Excellent leadership goes beyond the obvious corporate decision-making. It involves ensuring all stakeholders feel accounted for and somewhat protected in the face of changing dynamics. The company in the previously cited example, for instance, could easily have made accommodations to help its stressed deal-maker more easily attain his (or her) goal.
It takes extra effort to ensure all individuals feel a leader’s empathy. C-Suite professionals that accomplish this provide extraordinary leadership in uncertain times. There are many medtech executives who are either extraordinary leaders or possess the potential for such excellence. Strong leadership is not only necessary during tumultuous times but also appreciated.
There have been many examples of extraordinary leadership over the last month or so as the coronavirus outbreak turned into a pandemic. Consider the comforting words of Microsoft president Brad Smith (March 5): “Microsoft has asked its employees who can work from home to do so…We recognize the hardship that lost work can mean for hourly employees. As a result, we’ve decided that Microsoft will continue to pay all our vendor hourly service providers their regular pay during this period of reduced service needs…While the work to protect public health needs to speed up, the economy can’t afford to slow down. We’re committed as a company to making public health our first priority and doing what we can to address the economic and societal impact of COVID-19. We appreciate that what’s affordable for a large employer may not be affordable for a small business, but we believe that large employers who can afford to take this type of step should consider doing so.” Smith’s full announcement can be found at bit.ly/2U3pjU3.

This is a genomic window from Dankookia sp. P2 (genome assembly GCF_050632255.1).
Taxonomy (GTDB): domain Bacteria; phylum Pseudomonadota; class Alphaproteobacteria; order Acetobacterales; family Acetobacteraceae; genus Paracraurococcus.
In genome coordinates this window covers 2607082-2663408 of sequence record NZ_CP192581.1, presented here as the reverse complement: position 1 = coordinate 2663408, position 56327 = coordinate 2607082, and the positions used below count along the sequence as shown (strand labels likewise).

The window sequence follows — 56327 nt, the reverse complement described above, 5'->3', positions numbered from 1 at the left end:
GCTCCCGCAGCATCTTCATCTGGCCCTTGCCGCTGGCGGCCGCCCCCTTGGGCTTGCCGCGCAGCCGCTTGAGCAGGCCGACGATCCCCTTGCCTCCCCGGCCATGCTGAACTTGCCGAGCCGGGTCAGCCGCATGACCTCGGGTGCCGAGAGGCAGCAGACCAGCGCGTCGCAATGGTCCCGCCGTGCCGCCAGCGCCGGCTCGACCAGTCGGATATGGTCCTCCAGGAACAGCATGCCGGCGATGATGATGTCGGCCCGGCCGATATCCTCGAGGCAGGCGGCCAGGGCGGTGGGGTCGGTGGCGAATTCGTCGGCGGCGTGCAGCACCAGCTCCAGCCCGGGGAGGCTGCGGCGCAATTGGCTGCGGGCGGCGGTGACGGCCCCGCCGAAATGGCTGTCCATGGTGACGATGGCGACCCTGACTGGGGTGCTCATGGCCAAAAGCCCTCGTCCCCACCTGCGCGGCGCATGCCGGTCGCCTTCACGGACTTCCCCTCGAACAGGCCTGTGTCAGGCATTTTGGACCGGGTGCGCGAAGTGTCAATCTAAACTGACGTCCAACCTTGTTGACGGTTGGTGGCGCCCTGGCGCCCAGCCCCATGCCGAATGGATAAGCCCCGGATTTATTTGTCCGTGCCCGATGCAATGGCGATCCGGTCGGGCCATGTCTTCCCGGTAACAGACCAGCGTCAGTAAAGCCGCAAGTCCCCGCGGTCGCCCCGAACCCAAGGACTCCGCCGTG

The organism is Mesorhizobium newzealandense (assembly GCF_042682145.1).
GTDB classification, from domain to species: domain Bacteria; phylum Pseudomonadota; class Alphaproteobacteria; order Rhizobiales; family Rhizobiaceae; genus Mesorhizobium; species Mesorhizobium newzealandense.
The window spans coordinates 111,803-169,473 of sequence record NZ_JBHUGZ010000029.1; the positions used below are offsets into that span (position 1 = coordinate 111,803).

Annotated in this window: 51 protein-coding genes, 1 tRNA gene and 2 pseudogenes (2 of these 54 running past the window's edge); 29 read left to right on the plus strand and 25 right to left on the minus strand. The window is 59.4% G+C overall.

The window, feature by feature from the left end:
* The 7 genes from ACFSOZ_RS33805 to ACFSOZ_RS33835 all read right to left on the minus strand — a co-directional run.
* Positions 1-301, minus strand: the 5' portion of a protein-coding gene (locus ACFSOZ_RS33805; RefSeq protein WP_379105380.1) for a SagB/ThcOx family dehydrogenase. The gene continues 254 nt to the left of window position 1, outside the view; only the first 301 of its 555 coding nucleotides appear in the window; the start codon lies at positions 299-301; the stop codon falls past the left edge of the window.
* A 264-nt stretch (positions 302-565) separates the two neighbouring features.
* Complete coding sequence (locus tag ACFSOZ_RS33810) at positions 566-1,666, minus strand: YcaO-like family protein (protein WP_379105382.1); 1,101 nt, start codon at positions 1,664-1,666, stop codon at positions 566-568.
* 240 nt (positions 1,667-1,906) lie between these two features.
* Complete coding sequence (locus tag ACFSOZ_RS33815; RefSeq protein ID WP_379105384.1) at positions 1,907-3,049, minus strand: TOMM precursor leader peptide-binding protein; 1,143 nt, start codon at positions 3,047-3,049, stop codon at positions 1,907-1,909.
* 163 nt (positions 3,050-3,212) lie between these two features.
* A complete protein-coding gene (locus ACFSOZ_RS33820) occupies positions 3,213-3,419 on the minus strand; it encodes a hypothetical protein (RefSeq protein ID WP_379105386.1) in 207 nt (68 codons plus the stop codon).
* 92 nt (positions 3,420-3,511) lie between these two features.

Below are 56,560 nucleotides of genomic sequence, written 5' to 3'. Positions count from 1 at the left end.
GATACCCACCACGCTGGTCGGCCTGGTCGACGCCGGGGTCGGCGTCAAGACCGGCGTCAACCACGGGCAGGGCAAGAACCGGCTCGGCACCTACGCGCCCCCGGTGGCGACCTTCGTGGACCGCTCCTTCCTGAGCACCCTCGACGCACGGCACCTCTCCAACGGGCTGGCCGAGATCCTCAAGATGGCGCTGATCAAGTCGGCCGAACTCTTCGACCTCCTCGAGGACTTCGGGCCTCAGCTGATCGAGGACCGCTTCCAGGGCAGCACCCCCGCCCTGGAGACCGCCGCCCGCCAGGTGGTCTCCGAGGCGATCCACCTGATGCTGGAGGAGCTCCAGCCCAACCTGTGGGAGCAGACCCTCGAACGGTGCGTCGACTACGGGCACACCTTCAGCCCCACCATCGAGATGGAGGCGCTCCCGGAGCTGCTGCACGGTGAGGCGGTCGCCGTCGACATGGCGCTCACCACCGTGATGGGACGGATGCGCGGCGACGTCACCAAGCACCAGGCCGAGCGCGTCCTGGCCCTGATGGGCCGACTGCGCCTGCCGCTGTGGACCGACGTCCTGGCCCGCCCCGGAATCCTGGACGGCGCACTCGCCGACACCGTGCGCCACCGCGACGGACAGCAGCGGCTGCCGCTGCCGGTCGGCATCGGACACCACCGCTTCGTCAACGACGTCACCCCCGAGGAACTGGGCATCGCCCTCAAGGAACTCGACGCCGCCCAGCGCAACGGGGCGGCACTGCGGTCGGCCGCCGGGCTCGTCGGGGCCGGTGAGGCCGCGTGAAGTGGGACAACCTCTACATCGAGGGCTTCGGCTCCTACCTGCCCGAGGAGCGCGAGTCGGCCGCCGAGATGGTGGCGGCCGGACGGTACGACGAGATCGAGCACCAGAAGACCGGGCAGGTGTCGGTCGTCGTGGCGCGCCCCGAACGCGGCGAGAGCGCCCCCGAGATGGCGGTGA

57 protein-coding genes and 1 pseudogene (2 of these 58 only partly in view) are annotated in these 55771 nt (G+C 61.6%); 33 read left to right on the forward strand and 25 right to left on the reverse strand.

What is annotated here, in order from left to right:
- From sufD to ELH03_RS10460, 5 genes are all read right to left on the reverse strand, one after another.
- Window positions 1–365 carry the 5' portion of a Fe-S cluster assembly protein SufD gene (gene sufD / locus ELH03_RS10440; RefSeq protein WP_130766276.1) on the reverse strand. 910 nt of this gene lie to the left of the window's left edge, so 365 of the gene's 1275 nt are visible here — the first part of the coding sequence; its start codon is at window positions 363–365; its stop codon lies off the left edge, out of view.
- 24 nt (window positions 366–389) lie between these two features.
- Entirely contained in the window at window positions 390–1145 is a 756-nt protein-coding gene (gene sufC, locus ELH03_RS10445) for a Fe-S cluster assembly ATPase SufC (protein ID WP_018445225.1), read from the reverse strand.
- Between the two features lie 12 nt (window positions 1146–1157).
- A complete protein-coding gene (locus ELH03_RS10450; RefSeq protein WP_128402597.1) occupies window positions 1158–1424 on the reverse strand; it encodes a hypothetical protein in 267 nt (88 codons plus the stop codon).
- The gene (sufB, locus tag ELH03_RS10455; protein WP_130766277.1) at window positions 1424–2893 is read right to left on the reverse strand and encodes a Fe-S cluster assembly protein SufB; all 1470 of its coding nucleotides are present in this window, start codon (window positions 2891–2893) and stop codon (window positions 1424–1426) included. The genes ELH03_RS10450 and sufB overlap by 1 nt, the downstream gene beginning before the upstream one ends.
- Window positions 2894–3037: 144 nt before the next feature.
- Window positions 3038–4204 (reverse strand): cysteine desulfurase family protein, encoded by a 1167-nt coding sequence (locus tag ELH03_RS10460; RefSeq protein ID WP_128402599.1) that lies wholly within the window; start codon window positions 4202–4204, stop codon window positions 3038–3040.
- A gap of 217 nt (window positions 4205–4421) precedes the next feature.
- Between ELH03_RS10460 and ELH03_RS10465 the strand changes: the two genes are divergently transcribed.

Obviously, not every company (particularly smaller ones) can take such extraordinary measures to account for all stakeholders. Smith’s announcement, though, is an ideal example of the type of leadership to which all medtech executives should aspire.
On the contrary, another Fortune 500 C-Suite leader (who will go unnamed) sent out an employee notice also in March with the headline “2019 Results and Coronavirus.” The message was mostly about the company’s recent financial performance; only a short paragraph was dedicated to the rapidly evolving coronavirus. The communication said the firm was “aware of the growing concerns around Coronavirus” and that “employee health was of primary concern.” Seeming like a footnote in an otherwise business results-oriented document, the mention of apprehension over employee health was not very reassuring.
In thinking about the difference between management and leadership, there clearly is room for improvement among C-Suite executives. A more ideal response from the aforementioned company would have addressed real-world concerns of all stakeholders (not just investors) without focusing on the firm’s financial performance (if need be, a separate communication focusing on that issue could have been sent). Leaders at this firm also could have acknowledged employees’ and customers’ fears, and the potential steps being considered to address those concerns. As the virus has made clear, the difference between fear and panic is often information.